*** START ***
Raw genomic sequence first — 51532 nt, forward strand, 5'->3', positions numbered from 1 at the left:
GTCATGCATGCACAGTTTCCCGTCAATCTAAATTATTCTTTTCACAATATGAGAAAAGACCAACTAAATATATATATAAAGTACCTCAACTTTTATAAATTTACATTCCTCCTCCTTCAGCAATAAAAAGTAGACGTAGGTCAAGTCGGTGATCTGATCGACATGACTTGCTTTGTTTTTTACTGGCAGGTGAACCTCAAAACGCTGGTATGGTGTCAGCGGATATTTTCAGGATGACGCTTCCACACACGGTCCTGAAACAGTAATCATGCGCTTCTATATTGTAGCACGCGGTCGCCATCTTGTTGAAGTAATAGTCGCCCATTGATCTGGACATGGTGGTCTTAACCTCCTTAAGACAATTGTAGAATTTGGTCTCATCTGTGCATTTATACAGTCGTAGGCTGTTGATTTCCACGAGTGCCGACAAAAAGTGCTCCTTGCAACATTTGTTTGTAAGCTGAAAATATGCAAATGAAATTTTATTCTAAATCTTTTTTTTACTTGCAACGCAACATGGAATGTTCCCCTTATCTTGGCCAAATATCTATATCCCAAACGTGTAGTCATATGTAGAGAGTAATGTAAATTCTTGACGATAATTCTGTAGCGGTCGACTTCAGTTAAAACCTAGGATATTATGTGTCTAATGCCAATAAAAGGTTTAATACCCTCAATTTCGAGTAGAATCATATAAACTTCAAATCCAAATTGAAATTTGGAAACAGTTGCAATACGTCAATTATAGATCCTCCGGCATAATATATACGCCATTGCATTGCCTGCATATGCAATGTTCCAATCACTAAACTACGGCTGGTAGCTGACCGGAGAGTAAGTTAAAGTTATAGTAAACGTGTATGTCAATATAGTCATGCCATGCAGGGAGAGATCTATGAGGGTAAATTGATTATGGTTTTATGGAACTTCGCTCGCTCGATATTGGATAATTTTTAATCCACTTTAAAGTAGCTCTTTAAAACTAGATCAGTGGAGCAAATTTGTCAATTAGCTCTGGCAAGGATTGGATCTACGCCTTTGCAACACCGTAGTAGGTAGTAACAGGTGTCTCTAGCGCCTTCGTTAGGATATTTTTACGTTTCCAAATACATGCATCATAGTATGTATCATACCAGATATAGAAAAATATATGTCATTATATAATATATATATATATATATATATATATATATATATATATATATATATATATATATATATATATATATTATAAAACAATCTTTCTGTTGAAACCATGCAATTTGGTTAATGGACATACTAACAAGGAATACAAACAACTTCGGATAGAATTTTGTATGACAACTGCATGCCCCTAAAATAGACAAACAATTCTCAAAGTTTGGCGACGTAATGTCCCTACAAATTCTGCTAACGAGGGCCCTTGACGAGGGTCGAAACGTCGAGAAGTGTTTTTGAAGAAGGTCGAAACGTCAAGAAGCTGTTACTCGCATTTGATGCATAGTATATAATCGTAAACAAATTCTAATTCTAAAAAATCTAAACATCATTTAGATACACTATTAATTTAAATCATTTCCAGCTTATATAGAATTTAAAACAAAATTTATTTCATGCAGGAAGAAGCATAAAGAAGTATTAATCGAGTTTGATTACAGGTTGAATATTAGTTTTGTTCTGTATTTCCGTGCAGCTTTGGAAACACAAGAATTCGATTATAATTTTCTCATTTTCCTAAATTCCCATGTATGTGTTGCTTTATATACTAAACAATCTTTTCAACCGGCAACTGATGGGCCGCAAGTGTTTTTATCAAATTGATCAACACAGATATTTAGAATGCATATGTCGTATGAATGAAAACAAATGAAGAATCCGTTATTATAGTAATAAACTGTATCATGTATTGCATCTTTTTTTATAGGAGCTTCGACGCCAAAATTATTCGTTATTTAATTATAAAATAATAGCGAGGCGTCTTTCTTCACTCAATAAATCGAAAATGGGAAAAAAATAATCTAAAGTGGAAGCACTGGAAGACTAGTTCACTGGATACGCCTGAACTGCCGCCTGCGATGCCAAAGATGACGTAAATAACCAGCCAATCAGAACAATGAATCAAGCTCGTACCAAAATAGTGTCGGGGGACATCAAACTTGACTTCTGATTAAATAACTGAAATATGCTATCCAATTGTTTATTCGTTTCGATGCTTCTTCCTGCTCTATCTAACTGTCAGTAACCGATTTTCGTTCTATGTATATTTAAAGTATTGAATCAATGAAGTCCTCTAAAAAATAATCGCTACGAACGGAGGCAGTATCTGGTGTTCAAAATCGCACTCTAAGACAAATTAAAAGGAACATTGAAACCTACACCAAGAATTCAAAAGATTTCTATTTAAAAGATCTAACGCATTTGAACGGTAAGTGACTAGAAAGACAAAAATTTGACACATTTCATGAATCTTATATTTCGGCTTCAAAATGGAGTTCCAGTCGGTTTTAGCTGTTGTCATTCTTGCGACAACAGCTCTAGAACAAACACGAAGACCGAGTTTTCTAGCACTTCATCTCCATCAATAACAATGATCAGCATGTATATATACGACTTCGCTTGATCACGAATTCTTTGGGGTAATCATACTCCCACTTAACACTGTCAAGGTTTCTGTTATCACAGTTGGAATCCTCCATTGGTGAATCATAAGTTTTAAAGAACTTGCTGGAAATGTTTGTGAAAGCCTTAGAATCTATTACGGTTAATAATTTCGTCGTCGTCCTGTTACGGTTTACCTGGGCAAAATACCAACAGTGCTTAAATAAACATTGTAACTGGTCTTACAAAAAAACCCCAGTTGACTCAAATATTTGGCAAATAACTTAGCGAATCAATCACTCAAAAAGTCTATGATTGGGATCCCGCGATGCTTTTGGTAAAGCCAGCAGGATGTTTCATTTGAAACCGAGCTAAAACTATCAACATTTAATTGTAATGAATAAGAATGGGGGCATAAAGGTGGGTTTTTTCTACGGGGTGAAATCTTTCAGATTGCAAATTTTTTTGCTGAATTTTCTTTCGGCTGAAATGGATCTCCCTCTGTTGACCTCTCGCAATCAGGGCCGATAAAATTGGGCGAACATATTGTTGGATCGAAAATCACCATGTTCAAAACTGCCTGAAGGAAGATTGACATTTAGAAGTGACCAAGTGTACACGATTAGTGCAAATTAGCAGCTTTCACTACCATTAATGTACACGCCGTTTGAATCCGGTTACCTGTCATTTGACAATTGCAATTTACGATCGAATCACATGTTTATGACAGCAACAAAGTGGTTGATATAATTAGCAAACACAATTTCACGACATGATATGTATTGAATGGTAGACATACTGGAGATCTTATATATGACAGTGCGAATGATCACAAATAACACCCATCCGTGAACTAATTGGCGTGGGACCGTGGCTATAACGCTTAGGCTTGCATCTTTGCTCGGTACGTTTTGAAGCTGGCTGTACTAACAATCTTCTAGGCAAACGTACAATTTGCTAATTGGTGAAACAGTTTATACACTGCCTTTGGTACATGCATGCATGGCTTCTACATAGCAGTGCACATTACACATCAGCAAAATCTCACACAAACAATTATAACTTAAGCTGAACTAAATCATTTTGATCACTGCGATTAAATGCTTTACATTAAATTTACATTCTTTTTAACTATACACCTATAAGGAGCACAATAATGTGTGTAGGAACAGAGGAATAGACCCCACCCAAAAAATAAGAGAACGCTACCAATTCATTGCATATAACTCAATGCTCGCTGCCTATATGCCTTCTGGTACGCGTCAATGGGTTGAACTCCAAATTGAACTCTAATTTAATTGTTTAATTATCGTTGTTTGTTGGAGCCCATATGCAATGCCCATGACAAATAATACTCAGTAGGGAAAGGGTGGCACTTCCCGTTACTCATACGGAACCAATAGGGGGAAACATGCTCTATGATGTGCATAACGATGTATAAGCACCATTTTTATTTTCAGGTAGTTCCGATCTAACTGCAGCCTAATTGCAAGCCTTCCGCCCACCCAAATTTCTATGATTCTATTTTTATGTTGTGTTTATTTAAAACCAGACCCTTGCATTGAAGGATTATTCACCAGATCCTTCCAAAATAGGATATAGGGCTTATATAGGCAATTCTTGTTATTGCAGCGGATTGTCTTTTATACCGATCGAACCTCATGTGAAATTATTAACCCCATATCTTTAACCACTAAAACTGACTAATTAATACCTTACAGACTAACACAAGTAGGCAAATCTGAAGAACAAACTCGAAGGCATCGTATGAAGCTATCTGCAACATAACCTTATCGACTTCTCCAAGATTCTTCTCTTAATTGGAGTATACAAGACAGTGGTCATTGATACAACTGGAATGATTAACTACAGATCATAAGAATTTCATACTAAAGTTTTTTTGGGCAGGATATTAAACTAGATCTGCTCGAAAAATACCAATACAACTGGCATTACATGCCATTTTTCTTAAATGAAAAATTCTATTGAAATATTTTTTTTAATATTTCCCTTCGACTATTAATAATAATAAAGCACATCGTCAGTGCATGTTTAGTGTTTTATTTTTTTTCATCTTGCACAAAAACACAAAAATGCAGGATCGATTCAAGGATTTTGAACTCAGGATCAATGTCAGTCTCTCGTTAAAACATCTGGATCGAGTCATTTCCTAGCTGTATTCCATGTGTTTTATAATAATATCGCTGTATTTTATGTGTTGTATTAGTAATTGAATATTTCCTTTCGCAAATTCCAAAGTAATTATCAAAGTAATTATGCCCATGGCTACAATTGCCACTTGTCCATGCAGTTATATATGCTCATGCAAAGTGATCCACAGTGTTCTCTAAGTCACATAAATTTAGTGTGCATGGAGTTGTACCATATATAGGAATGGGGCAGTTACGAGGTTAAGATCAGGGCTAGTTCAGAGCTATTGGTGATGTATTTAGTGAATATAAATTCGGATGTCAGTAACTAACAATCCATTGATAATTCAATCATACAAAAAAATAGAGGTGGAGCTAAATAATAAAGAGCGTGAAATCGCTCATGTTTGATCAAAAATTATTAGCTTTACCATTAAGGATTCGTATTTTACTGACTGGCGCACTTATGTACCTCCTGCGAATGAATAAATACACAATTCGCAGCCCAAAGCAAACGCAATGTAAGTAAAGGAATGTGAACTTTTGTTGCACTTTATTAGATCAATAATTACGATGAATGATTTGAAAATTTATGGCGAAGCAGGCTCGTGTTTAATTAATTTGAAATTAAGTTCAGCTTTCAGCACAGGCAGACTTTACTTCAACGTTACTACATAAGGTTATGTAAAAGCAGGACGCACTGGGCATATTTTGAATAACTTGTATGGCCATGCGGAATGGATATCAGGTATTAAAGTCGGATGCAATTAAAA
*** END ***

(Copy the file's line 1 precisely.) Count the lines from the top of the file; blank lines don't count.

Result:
Raw genomic sequence first — 51532 nt, forward strand, 5'->3', positions numbered from 1 at the left: